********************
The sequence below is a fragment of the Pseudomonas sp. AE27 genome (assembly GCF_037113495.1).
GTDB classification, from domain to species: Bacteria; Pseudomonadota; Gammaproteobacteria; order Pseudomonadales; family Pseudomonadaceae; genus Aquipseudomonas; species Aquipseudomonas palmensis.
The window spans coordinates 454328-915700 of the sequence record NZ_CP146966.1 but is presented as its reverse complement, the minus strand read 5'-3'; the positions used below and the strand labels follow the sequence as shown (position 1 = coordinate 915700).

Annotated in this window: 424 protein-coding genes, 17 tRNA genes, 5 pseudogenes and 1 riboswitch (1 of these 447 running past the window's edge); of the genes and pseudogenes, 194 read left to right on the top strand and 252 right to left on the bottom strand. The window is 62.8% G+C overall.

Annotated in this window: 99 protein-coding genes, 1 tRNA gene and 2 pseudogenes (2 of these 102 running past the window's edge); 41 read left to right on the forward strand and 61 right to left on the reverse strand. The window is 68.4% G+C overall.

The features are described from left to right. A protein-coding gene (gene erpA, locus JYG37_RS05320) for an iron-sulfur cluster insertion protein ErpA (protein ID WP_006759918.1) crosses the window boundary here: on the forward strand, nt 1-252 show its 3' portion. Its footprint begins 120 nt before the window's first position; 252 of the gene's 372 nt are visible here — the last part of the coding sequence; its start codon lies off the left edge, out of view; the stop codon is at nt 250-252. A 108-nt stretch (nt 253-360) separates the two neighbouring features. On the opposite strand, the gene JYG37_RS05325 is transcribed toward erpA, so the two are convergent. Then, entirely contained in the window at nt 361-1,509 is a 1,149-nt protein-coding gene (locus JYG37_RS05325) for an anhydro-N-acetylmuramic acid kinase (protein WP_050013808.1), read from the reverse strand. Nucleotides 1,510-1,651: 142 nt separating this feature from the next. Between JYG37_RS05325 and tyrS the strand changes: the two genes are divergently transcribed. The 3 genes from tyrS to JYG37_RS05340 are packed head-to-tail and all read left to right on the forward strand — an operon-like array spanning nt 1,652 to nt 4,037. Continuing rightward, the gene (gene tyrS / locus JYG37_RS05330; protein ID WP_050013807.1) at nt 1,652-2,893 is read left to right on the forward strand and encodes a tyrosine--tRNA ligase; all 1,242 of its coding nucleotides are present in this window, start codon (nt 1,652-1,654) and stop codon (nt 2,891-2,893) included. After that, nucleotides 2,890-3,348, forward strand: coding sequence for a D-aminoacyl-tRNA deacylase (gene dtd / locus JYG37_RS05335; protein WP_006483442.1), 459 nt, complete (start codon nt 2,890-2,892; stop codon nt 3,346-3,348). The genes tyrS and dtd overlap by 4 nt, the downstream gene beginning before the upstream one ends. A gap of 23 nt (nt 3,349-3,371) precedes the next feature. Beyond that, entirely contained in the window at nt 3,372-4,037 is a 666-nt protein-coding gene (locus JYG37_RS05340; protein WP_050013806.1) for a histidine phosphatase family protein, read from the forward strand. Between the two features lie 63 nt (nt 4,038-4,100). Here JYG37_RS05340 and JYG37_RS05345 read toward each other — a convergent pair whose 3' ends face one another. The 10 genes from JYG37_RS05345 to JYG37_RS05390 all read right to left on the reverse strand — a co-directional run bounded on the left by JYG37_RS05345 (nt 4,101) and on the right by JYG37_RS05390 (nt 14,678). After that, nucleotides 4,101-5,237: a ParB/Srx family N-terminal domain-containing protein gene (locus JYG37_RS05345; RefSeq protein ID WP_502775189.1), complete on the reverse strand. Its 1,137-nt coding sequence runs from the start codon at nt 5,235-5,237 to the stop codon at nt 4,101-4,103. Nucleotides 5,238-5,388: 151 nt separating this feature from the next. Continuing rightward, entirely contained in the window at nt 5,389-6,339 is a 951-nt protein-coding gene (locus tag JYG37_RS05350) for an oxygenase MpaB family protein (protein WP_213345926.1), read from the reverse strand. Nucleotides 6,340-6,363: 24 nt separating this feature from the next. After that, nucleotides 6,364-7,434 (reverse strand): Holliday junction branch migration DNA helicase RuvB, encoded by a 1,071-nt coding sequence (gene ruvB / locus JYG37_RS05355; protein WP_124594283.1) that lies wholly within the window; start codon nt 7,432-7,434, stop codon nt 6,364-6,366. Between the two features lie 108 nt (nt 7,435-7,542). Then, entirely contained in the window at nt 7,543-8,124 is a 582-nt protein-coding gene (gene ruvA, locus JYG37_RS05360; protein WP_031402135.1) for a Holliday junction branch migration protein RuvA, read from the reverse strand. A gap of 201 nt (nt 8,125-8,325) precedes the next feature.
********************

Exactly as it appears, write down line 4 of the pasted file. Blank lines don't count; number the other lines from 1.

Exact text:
Annotated in this window: 424 protein-coding genes, 17 tRNA genes, 5 pseudogenes and 1 riboswitch (1 of these 447 running past the window's edge); of the genes and pseudogenes, 194 read left to right on the top strand and 252 right to left on the bottom strand. The window is 62.8% G+C overall.